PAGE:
Your belly button may look clean, but a new study says it's home to thousands and thousands of different bacteria.
In fact, researchers at North Carolina State University liken human navels to a "tropical forest" of microbial fauna, some even new to science.
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But don't worry.
"It's quite beautiful," researcher Rob Dunn says in the study.
The Belly Button Biodiversity project began about a year ago with the navels of 60 intrigued (if not somewhat grossed out) volunteers, who swabbed their belly buttons with a Q-tip for scientists, National Geographic reported.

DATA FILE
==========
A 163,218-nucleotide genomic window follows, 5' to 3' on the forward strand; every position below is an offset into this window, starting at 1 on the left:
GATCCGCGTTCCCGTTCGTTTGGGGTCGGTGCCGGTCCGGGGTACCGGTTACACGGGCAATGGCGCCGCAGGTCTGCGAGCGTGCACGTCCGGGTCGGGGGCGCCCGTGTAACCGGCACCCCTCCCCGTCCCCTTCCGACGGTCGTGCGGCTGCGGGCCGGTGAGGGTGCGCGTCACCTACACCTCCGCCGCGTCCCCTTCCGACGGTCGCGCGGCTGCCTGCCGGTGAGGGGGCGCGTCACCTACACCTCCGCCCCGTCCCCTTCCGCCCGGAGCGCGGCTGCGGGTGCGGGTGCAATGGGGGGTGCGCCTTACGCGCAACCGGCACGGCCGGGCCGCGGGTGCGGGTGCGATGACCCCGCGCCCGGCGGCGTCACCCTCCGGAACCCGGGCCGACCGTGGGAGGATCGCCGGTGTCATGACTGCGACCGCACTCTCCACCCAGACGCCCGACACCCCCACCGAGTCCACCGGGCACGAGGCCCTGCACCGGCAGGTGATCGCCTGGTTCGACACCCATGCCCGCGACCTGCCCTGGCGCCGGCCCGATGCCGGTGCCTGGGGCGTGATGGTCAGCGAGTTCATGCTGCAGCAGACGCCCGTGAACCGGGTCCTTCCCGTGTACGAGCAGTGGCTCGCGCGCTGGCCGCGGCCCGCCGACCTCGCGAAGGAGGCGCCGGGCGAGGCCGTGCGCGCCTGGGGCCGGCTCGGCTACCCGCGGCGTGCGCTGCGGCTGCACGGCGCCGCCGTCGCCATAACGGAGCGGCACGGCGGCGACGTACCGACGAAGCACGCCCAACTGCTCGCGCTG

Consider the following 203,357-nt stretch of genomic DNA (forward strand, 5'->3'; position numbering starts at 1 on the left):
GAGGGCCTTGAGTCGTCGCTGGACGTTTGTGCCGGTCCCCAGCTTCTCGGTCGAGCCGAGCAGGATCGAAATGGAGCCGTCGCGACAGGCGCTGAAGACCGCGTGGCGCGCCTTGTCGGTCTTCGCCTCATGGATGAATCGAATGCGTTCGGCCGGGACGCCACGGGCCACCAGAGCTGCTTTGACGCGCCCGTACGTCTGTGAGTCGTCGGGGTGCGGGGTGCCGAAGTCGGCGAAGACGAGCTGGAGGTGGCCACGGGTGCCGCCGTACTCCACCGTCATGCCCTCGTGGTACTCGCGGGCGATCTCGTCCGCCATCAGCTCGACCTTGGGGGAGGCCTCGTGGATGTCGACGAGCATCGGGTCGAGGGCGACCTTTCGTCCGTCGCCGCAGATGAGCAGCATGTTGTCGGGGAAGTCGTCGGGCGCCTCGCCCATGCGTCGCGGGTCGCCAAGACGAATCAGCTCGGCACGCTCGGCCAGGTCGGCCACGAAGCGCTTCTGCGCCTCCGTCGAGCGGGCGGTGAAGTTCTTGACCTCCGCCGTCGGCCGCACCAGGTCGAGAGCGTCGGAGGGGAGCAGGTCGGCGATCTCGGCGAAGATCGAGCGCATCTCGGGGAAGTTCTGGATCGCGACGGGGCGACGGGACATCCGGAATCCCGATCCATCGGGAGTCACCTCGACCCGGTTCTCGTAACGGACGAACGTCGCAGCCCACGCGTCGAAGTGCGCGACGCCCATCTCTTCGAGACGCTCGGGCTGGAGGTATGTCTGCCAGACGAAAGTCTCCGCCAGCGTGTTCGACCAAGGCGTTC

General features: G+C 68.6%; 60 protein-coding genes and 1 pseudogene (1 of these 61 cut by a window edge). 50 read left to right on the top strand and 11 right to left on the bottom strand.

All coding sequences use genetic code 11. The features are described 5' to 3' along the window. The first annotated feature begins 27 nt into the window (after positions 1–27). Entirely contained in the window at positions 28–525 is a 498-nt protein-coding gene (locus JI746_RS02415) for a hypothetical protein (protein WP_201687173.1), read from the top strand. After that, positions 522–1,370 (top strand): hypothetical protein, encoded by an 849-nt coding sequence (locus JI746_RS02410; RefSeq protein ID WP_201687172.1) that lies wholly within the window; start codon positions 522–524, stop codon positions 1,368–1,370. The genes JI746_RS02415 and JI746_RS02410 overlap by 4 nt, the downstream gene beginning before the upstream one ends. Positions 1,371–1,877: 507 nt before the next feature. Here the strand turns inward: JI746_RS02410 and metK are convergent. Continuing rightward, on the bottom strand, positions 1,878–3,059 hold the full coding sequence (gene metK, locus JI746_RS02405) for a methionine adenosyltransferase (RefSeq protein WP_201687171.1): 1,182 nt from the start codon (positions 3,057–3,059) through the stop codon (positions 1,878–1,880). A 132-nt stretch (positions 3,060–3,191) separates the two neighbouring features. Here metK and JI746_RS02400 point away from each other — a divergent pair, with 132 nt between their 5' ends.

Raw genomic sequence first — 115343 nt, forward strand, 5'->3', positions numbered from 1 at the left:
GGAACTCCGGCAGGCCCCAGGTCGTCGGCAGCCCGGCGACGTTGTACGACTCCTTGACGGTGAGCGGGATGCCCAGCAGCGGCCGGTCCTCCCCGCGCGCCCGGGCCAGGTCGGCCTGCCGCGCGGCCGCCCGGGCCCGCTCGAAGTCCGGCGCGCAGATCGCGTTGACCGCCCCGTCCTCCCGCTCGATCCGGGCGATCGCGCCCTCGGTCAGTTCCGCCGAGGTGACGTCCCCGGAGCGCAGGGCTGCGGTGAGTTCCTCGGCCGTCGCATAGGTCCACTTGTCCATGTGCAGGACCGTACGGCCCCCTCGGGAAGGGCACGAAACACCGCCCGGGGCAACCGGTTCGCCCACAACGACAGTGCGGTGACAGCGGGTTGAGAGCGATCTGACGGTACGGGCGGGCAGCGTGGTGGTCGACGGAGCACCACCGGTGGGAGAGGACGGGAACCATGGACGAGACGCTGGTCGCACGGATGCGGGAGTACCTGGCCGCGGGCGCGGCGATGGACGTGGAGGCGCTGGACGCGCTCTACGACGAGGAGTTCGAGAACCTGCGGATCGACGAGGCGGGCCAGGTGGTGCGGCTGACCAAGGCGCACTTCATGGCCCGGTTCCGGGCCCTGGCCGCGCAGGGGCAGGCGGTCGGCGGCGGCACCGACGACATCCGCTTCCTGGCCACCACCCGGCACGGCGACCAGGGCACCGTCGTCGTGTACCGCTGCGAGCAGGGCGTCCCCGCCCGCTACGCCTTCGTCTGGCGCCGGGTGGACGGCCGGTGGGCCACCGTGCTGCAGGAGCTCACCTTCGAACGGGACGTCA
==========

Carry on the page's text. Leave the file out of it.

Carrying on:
From those swabs, the team found 2,368 bacterial species -- 1,458 of which may be new to science.
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They included strange species, such as one found in Dunn's navel that appears to prefer to break down pesticides, The Huffington Post reported.
Another participant harbored a species of bacteria only found in Japan -- a place neither he or his family had ever visited.
And one subject, who admittedly hadn’t washed for years, hosted two species of bacteria that typically thrive in ice caps and thermal vents, according to ZME Science.
But while all of this is grossly fascinating, Dunn's team now wants to know which bacteria typically calls the human body home, why they do this and what the differences mean.
"We're all like the guys before Darwin who went out and brought this stuff on the ship and said, 'Check out this bird that's totally weird! This has got to be important!
"They were still so far from understanding the big picture," Dunn told National Geographic. "That's where we are."